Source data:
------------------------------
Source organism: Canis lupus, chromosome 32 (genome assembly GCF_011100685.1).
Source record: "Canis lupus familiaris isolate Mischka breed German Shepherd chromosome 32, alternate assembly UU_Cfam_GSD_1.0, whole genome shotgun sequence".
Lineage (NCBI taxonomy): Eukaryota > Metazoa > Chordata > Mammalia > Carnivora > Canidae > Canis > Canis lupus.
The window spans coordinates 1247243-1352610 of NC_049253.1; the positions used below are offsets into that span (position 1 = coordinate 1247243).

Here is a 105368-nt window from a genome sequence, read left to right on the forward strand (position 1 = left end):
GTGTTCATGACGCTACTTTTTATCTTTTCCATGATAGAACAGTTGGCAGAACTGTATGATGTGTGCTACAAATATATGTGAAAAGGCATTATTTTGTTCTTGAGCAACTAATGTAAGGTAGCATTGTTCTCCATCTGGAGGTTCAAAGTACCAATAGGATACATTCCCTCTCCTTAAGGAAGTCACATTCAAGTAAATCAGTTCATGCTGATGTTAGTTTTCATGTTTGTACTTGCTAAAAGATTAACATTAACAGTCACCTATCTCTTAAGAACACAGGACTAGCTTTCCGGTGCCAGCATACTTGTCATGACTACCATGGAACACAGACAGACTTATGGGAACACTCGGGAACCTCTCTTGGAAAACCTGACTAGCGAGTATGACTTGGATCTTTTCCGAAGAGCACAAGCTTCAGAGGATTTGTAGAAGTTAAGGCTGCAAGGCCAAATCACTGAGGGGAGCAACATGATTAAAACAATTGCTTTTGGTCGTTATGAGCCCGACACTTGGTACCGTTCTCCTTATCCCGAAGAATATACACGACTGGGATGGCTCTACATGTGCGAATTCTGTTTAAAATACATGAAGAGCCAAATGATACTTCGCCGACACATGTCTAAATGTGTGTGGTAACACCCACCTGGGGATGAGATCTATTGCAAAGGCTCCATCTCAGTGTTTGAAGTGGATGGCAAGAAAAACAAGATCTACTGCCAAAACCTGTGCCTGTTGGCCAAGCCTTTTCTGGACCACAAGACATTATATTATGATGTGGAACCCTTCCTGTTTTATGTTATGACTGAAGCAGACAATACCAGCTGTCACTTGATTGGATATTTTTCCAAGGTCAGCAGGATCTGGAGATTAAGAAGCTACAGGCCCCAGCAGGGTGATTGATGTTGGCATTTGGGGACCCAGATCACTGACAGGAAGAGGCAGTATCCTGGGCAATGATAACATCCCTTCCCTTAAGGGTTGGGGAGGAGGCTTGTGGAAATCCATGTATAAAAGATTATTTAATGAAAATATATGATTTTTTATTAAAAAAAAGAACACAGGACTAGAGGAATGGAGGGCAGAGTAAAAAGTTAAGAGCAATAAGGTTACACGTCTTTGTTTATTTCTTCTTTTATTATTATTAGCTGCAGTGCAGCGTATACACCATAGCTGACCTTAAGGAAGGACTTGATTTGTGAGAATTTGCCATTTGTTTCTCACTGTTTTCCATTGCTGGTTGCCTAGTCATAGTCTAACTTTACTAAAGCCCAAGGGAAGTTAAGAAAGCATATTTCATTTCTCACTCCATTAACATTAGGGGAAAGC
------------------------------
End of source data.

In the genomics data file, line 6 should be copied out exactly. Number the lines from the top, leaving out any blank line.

GTGTTCATGACGCTACTTTTTATCTTTTCCATGATAGAACAGTTGGCAGAACTGTATGATGTGTGCTACAAATATATGTGAAAAGGCATTATTTTGTTCTTGAGCAACTAATGTAAGGTAGCATTGTTCTCCATCTGGAGGTTCAAAGTACCAATAGGATACATTCCCTCTCCTTAAGGAAGTCACATTCAAGTAAATCAGTTCATGCTGATGTTAGTTTTCATGTTTGTACTTGCTAAAAGATTAACATTAACAGTCACCTATCTCTTAAGAACACAGGACTAGCTTTCCGGTGCCAGCATACTTGTCATGACTACCATGGAACACAGACAGACTTATGGGAACACTCGGGAACCTCTCTTGGAAAACCTGACTAGCGAGTATGACTTGGATCTTTTCCGAAGAGCACAAGCTTCAGAGGATTTGTAGAAGTTAAGGCTGCAAGGCCAAATCACTGAGGGGAGCAACATGATTAAAACAATTGCTTTTGGTCGTTATGAGCCCGACACTTGGTACCGTTCTCCTTATCCCGAAGAATATACACGACTGGGATGGCTCTACATGTGCGAATTCTGTTTAAAATACATGAAGAGCCAAATGATACTTCGCCGACACATGTCTAAATGTGTGTGGTAACACCCACCTGGGGATGAGATCTATTGCAAAGGCTCCATCTCAGTGTTTGAAGTGGATGGCAAGAAAAACAAGATCTACTGCCAAAACCTGTGCCTGTTGGCCAAGCCTTTTCTGGACCACAAGACATTATATTATGATGTGGAACCCTTCCTGTTTTATGTTATGACTGAAGCAGACAATACCAGCTGTCACTTGATTGGATATTTTTCCAAGGTCAGCAGGATCTGGAGATTAAGAAGCTACAGGCCCCAGCAGGGTGATTGATGTTGGCATTTGGGGACCCAGATCACTGACAGGAAGAGGCAGTATCCTGGGCAATGATAACATCCCTTCCCTTAAGGGTTGGGGAGGAGGCTTGTGGAAATCCATGTATAAAAGATTATTTAATGAAAATATATGATTTTTTATTAAAAAAAAGAACACAGGACTAGAGGAATGGAGGGCAGAGTAAAAAGTTAAGAGCAATAAGGTTACACGTCTTTGTTTATTTCTTCTTTTATTATTATTAGCTGCAGTGCAGCGTATACACCATAGCTGACCTTAAGGAAGGACTTGATTTGTGAGAATTTGCCATTTGTTTCTCACTGTTTTCCATTGCTGGTTGCCTAGTCATAGTCTAACTTTACTAAAGCCCAAGGGAAGTTAAGAAAGCATATTTCATTTCTCACTCCATTAACATTAGGGGAAAGC